The environmental impact, ingredient composition, nutritional and health impact of meat alternatives: a systematic review

Leona Lindberg*, Rachel Reid McCann, Beatrice Smyth, Jayne V. Woodside, Anne P. Nugent

*Corresponding author for this work

Research output: Contribution to journalReview articlepeer-review

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Abstract

Background
The promotion of dietary shifts towards reduced meat consumption and increased plant protein consumption, has resulted in increased availability and consumption of meat alternatives which are products made from non-meat proteins to replicate the organoleptic and functional properties of meat. However, a knowledge gap exists on the impact of the production and consumption of these products on the environment and human health.

Scope and approach
This systematic review aims to address this research gap by evaluating the literature on the ingredient composition, environmental, nutritional and health impact of meat alternatives compared to meat. Five databases, reference lists and web alerts were searched to identify articles published from 2011 to 2023. 54 articles were included in this systematic review.

Key findings and conclusions
Meat alternatives have a lower environmental impact than beef and pork and similar impact to chicken. Compared to meat, meat alternatives contain more ingredients, allergens and food additives. Overall, meat alternatives had lower contents of total and saturated fat, zinc and vitamin B12, and higher contents of carbohydrates, sugars, dietary fibre, salt/sodium, iron and calcium than comparable meat products. Protein contents were comparable or lower for meat alternatives depending on the category. A limited number of single test meal studies and short-term trials investigated the impact of meat alternative consumption on health outcomes, with no adverse effects observed. Further research examining the impact of meat alternative consumption on health outcomes is needed to better understand the role of these foods (if any) in healthy and sustainable dietary patterns.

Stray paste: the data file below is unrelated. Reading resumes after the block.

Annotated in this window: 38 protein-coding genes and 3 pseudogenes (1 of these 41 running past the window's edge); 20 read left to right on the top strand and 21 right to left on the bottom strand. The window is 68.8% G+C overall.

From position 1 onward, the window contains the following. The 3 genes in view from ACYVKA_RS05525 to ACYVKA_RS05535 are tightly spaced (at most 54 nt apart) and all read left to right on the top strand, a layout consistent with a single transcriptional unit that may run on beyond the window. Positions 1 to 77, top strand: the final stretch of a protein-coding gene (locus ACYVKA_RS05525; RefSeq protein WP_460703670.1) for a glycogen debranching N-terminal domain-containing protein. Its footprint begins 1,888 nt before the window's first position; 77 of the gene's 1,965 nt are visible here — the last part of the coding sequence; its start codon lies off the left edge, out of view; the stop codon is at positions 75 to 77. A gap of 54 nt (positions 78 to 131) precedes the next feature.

Original languageEnglish
Article number104483
Number of pages19
JournalTrends in Food Science and Technology
Volume149
Early online date21 May 2024
DOIs
Publication statusEarly online date - 21 May 2024

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